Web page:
Nine times out of ten, you’ll find that all life sciences companies – regardless of size – have very similar insurance policies in place to cover the essential basics of the business. However, the largest companies will have additional “extras” in their policies because they may have specific needs and circumstances, such as more products on the market, larger supply chains spanning multiple continents, and multiple R&D projects, clinical trials and manufacturing sites. Larger companies also tend to have highly experienced individuals (and sometimes even an entire department) handling business admin aspects, such as insurance. Often, they have established cover in place and will want the same policy each time they renew, but they will also know what questions they should be asking to ensure they have the coverage they require: “Am I covered to send £100,000 worth of stock in a refrigerated container to Brazil?”

Small companies, on the other hand, may not be anywhere near having a commercial product and often seem unsure about what questions they should be asking.

What is the biggest misconception about insurance?

Easy: that a normal business policy is good enough to cover a life sciences business. Yes, it can cover your office, but it won’t cover your R&D – which will be the most valuable aspect of your business.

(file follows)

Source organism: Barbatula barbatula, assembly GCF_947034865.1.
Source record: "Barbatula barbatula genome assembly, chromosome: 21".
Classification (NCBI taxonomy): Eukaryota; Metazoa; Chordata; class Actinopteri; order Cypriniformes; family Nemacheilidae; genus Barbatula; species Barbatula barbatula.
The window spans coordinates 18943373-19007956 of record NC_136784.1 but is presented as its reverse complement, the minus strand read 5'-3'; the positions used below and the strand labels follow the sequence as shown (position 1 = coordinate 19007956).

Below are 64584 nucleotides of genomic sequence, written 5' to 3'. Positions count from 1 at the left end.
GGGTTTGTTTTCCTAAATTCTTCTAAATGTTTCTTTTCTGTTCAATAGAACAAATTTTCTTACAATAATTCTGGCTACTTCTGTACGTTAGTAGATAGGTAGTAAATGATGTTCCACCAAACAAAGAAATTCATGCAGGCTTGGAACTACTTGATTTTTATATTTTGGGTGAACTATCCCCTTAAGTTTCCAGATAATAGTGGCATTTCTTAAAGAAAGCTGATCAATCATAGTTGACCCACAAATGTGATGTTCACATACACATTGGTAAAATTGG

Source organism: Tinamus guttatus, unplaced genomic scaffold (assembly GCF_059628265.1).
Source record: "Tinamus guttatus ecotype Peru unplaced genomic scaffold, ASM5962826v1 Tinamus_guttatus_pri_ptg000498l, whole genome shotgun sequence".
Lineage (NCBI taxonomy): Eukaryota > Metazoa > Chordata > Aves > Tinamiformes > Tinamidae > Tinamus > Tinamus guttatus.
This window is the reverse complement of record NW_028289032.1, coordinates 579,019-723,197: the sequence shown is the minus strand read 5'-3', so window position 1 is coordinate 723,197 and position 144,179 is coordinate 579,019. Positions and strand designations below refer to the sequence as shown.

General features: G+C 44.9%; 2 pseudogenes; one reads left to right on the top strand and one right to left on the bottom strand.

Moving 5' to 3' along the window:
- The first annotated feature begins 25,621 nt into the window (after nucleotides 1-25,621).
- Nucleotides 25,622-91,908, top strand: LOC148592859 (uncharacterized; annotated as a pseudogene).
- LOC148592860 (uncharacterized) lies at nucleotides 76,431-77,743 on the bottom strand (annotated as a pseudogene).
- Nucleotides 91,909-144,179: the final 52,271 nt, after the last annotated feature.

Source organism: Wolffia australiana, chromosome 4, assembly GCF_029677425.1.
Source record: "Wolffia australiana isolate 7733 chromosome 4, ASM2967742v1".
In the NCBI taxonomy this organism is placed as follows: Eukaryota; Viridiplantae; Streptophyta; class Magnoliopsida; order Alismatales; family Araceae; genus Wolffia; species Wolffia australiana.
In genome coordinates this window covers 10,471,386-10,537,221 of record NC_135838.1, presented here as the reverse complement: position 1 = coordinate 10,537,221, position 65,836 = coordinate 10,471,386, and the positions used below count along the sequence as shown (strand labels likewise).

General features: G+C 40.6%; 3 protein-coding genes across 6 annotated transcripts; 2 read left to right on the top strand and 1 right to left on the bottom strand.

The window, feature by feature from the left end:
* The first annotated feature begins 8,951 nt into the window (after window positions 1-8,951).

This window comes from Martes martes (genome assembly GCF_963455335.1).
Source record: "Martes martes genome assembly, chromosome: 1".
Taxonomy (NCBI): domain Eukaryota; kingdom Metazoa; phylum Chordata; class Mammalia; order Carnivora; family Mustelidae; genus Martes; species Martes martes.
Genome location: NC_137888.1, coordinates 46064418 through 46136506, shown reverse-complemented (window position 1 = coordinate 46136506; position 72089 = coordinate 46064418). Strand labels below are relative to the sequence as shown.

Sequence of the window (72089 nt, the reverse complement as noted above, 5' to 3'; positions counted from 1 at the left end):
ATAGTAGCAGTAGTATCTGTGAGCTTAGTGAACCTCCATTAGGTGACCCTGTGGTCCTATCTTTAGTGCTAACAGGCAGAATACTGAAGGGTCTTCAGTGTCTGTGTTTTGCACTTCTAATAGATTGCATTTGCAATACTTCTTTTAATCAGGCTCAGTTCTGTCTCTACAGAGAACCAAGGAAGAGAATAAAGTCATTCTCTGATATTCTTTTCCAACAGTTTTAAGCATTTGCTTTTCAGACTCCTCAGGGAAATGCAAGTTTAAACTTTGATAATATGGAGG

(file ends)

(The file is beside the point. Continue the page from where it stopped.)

Consider a scientist who has started up a business to work on a promising cancer treatment they have developed. At first, it may just be a one-man band – and they may be very inexperienced at running a business and what that involves. Passion for science is essential but you need to make sure you have the right business coverage in place.

Many start-ups simply want a cheap policy. It’s not uncommon for someone to tell me they only want to pay something in the region of £150 ($180) per year, or that they have been paying a very low premium with another “perfect” insurance company that they want me to match. That low-cost insurance company was likely “perfect” because you didn’t need to claim. With insurance, you are buying a piece of paper that you will file away somewhere. Often, you may not realize what exactly is written on that paper until something goes wrong! It is understandable for a life sciences company to want the majority of their cash to go on the science and to keep other business costs low, but a “cheap” policy is unlikely to cover a claim to the tune of £5 million...

I don’t wish to scare monger, but I am a broker and it is my job to look at the worst case “doom and gloom” scenarios (and, as we know from COVID-19, sometimes the worst-case scenario does happen). When you are looking for insurance, you need to ensure you are covered against the worst that could happen. If you are new to running a company and don’t know what you should be asking, then the best thing you can do is to talk to your broker or insurer. They won’t be a scientist and won’t understand the technical nature of the work, but they will be experienced in risks. If you can get them to understand your business and what you are doing in layman’s terms, then they will be able to understand what coverage you need.

A Simpler System